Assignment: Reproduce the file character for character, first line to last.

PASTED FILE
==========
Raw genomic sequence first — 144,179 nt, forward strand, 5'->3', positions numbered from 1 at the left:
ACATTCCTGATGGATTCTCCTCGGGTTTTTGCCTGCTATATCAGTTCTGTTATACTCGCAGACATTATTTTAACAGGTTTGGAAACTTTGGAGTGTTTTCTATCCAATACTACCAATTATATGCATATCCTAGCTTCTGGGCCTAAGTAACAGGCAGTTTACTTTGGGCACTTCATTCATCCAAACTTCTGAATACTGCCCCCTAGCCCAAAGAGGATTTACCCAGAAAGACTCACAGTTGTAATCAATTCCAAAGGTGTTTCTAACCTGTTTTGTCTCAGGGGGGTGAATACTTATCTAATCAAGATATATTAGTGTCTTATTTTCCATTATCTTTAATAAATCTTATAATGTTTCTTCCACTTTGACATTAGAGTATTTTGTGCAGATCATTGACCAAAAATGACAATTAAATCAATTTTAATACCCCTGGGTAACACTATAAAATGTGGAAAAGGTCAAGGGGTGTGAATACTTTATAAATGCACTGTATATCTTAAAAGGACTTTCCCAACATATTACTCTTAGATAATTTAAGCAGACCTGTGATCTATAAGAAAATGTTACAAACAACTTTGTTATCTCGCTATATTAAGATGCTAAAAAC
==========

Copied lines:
Raw genomic sequence first — 144,179 nt, forward strand, 5'->3', positions numbered from 1 at the left:
ACATTCCTGATGGATTCTCCTCGGGTTTTTGCCTGCTATATCAGTTCTGTTATACTCGCAGACATTATTTTAACAGGTTTGGAAACTTTGGAGTGTTTTCTATCCAATACTACCAATTATATGCATATCCTAGCTTCTGGGCCTAAGTAACAGGCAGTTTACTTTGGGCACTTCATTCATCCAAACTTCTGAATACTGCCCCCTAGCCCAAAGAGGATTTACCCAGAAAGACTCACAGTTGTAATCAATTCCAAAGGTGTTTCTAACCTGTTTTGTCTCAGGGGGGTGAATACTTATCTAATCAAGATATATTAGTGTCTTATTTTCCATTATCTTTAATAAATCTTATAATGTTTCTTCCACTTTGACATTAGAGTATTTTGTGCAGATCATTGACCAAAAATGACAATTAAATCAATTTTAATACCCCTGGGTAACACTATAAAATGTGGAAAAGGTCAAGGGGTGTGAATACTTTATAAATGCACTGTATATCTTAAAAGGACTTTCCCAACATATTACTCTTAGATAATTTAAGCAGACCTGTGATCTATAAGAAAATGTTACAAACAACTTTGTTATCTCGCTATATTAAGATGCTAAAAAC